Pastelists who are new to Pastelmat may not know that it comes in a variety of colors. A quick on-line search reveals that you can buy it in single large sheets or in pads of different color combinations.
In the past I have purchased several of these pads. However, experience has shown me that there is always at least one color in the pad I tend to not use.
While I LOVE the performance of this paper, it’s too expensive not to use all of the pad.
So….I looked for a way to tone the paper myself.
I had some oversized colored charcoal blocks sitting around, purchased a few years back from here. (They are also sold as individual block colors.)
I also had a pad of white Pastelmat, so I thought I should do an experiment to see if I could successfully tone and fix the colored charcoal to the paper.
I started by rubbing each charcoal block across the paper. Then I rubbed the charcoal into the paper using a piece of pipe foam insulation.
You could try using a chamois or even some paper towel to rub in the charcoal. Pastelmat is relatively smooth compared to most sanded pastel papers, so it shouldn’t tear up your paper towel.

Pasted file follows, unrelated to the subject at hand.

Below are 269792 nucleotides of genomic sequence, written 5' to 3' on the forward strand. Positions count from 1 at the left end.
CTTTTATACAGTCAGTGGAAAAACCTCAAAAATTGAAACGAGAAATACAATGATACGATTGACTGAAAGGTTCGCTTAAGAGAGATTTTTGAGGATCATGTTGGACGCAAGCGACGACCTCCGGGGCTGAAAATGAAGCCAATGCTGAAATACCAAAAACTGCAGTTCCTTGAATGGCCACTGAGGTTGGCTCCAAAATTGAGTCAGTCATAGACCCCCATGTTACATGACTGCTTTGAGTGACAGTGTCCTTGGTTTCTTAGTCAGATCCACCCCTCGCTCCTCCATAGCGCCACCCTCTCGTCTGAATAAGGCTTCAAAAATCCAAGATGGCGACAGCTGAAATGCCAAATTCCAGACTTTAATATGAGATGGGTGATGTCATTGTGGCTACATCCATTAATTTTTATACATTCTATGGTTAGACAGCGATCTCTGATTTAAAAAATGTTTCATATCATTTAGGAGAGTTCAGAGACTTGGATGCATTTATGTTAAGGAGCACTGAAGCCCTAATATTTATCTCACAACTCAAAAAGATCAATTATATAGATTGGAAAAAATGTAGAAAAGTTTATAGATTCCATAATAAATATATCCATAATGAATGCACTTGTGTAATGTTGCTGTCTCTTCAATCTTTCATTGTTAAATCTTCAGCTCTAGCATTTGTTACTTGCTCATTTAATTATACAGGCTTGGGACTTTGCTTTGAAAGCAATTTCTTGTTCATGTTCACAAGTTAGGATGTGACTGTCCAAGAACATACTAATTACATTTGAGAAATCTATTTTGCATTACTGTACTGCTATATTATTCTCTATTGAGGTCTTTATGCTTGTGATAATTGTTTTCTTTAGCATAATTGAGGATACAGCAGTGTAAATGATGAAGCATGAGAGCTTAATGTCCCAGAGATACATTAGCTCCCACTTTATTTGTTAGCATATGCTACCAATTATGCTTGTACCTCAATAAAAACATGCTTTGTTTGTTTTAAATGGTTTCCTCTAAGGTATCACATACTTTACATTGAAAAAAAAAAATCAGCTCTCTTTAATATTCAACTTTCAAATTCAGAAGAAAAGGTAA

Once the charcoal was rubbed in, I applied 70% Isopropyl Rubbing Alcohol with a cheap brush onto the left side of the color swatches.
I applied plain water to the right side of swatches using another cheap brush so as to avoid contamination from the alcohol.
Here are the results:
First, the alcohol side dried much more quickly than the side fixed with water. Pastelmat paper is really a heavy cardstock, so it tends to absorb water. Since alcohol evaporates more quickly than water, this absorption is not as much of a problem when using the rubbing alcohol.
In fact, this quick drying would be a great benefit if using this toning method in plein air…hardly any wait time!
Once the applied alcohol or water is completely dry, I found that the charcoal is fixed onto the paper very well!
I did notice that the side fixed with water has a bit of a “grainy texture” to it, whereas the side fixed with alcohol tended to look more smooth. This could have been a result of the brushes used to spread on the alcohol/water, but I’m not so sure.
Of course, there may be times when one wants more of a textured look. In that case, water might be more likely to produce that result.
In the past, I have used plain vine charcoal as an underpainting value map paintings done in plein air. I fixed the vine charcoal to my paper using spray fixative. While effective, it’s smelly, probably not great for the environment, and is bulky to carry around for a light-weight plein air set-up.
However, adding a block of this charcoal and a small screw-on plastic container of rubbing alcohol or water, plus a cheap wide brush, could be a helpful addition to your plein air supplies.
Well, that’s it for now!
I hope this gives you another tool in your artist’s toolkit!
Till next time….stay creative!